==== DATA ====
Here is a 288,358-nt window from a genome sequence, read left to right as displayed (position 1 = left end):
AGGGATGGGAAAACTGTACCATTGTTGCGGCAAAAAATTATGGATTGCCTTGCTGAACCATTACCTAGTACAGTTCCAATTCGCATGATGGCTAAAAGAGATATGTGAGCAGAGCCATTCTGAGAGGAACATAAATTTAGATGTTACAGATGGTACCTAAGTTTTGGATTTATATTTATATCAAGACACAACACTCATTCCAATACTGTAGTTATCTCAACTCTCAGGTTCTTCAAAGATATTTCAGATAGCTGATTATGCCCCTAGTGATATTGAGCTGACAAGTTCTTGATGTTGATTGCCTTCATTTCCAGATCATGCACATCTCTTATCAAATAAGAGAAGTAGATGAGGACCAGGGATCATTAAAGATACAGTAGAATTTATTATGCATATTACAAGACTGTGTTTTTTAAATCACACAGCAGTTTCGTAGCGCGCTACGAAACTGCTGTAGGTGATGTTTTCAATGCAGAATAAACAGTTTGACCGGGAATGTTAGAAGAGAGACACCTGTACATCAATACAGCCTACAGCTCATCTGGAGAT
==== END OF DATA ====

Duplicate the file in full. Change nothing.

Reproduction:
Here is a 288,358-nt window from a genome sequence, read left to right as displayed (position 1 = left end):
AGGGATGGGAAAACTGTACCATTGTTGCGGCAAAAAATTATGGATTGCCTTGCTGAACCATTACCTAGTACAGTTCCAATTCGCATGATGGCTAAAAGAGATATGTGAGCAGAGCCATTCTGAGAGGAACATAAATTTAGATGTTACAGATGGTACCTAAGTTTTGGATTTATATTTATATCAAGACACAACACTCATTCCAATACTGTAGTTATCTCAACTCTCAGGTTCTTCAAAGATATTTCAGATAGCTGATTATGCCCCTAGTGATATTGAGCTGACAAGTTCTTGATGTTGATTGCCTTCATTTCCAGATCATGCACATCTCTTATCAAATAAGAGAAGTAGATGAGGACCAGGGATCATTAAAGATACAGTAGAATTTATTATGCATATTACAAGACTGTGTTTTTTAAATCACACAGCAGTTTCGTAGCGCGCTACGAAACTGCTGTAGGTGATGTTTTCAATGCAGAATAAACAGTTTGACCGGGAATGTTAGAAGAGAGACACCTGTACATCAATACAGCCTACAGCTCATCTGGAGAT